I have every reason in the world to think ill of you. No motive can excuse the unjust and ungenerous part that you acted there.
[back translation; version 1] I have enough reason to entertain ill feelings against you. You had absolutely no heart and no sense of justice in that matter. You are unforgivable whatever be your motive.
[back translation; version 2] I have ample reason to hold you in contempt. You played a very dishonest and dishonourable part in that matter. What you did is uncondonable whatever be your motive.
Example 6: Jane Austen's Pride and Prejudice
Under what misrepresentation, can you here impose upon others?
[back translation; version 1] How are you going to turn right into wrong, and deceive the world and win the name of an upright gentleman?
[back translation; version 2] How are you going to run black into white, and deceive the people of the world?
Example 7: Miguel de Cervantes' Don Quixote
A quien Dios maldiga, y a todos cuantos caballeros andantes han nacido en el mundo.
[back translation] By law such knight-errants should be executed en masse, without leaving a single one to harm society, and so should our own revolutionaries. [note: the call for the immediate execution of Chinese revolutionaries was completely extraneous to the original text]
Example 8: Victor Hugo's Les Misérables
This is an extreme example because the translator Su Manshu invented a character as a mouthpiece for his own comments on Chinese affairs, saying things such as: "The slavish teachings of that Confucius of China are revered as virgin gold and solid rock only by the miserable, wretched Chinese. Surely we, noble citizens of France, need not listen to such shit!"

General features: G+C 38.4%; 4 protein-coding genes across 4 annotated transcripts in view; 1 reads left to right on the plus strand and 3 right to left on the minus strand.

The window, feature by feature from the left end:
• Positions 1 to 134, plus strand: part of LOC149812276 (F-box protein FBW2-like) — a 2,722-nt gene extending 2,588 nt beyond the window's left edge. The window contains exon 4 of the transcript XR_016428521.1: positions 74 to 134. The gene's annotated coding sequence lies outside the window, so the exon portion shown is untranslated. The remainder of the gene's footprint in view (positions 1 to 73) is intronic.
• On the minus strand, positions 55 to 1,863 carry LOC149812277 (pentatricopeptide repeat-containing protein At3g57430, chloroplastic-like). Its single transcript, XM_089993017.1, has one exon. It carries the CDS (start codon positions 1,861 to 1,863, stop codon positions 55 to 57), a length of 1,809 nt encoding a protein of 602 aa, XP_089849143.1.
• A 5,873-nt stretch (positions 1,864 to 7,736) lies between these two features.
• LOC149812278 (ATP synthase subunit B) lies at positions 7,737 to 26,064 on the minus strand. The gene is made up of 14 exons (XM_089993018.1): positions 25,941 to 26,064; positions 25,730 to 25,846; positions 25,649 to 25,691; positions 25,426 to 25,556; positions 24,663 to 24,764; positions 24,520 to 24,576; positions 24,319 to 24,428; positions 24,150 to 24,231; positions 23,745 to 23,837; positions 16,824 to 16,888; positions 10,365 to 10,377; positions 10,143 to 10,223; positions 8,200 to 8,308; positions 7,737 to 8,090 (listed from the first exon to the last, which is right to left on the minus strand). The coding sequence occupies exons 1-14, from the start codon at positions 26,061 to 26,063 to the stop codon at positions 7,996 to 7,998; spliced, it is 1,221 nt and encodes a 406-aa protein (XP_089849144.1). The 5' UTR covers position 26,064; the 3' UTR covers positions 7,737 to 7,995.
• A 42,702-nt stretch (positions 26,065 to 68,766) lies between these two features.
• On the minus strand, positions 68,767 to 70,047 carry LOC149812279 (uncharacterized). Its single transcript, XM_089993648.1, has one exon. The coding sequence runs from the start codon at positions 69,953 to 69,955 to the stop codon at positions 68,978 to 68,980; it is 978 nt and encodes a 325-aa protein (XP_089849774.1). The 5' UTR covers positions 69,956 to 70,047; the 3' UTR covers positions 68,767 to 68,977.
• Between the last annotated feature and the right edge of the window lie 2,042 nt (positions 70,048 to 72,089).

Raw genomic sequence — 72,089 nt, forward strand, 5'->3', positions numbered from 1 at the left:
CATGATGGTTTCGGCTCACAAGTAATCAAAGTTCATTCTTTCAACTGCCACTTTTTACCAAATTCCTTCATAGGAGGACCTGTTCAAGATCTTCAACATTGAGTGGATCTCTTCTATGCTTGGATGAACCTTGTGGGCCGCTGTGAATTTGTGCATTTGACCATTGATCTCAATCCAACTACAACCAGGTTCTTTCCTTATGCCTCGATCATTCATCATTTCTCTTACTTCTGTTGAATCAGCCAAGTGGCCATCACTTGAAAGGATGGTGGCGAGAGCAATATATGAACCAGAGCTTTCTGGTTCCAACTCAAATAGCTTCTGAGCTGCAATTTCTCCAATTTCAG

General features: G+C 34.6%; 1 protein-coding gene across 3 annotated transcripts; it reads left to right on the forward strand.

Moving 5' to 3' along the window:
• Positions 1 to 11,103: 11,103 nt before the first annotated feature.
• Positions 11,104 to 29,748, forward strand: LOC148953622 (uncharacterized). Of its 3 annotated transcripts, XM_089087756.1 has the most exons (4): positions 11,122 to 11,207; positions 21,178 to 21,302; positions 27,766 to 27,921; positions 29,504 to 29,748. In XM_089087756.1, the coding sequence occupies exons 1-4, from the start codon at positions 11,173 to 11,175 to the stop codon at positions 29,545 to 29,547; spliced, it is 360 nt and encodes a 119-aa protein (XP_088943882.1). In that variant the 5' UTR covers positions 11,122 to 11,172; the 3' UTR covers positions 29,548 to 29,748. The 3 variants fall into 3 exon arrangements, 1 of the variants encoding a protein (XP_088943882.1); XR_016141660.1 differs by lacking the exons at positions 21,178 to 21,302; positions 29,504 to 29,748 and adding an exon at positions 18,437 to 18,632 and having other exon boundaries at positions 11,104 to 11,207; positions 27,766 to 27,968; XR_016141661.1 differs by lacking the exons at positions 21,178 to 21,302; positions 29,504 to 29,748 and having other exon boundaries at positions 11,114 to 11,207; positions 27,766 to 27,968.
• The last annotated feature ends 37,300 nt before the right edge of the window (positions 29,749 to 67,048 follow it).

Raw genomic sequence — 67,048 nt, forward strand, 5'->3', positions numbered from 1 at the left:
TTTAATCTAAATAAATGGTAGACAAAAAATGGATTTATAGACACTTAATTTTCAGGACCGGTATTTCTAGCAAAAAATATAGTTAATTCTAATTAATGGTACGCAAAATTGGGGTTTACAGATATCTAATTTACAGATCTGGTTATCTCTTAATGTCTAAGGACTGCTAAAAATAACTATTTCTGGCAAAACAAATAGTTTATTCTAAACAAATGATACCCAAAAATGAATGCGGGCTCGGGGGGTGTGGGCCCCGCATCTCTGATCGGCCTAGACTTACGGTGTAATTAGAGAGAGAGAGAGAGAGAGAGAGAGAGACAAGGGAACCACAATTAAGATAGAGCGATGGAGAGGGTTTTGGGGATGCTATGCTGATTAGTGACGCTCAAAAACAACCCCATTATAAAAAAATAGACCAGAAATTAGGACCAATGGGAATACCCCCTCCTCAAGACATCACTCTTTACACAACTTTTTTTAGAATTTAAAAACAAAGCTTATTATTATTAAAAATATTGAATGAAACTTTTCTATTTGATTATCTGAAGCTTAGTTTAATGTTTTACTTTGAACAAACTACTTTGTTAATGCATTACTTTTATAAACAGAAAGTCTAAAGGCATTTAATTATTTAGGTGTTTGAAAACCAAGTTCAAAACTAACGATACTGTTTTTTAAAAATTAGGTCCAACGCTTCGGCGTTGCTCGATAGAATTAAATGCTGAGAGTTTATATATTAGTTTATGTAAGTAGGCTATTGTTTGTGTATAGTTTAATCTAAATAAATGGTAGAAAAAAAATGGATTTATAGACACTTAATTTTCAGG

The writer then wrote:
As André Lefevere points out, 'if linguistic considerations enter into conflict with considerations of an ideological nature, the latter tend to win out.' But seldom has anyone admitted in writing that this is the case or even that there is any conflict at all. While source texts are being 'sterilized', translation theorists go on emphasizing faithfulness as a moral principle, as the responsibility of the translator to both the original and the reader. Some of these statements may have been made in good faith, but the illusion of faithfulness that they have helped to maintain is just as well from the standpoint of the patron, for manipulation is effective only when it is done without other people knowing it.
As communication technology has developed, it is increasingly difficult to get away with inferior or biased translation jobs. Once a translation is placed out there in the public domain, there are many people who can consult both the original and the translated works and the blowback can be significant when problems are uncovered. Certainly, no one would dare to put out anything like Su Manshu's so-called translation of Victor Hugo's Les Misérables today (except as a creative literary work).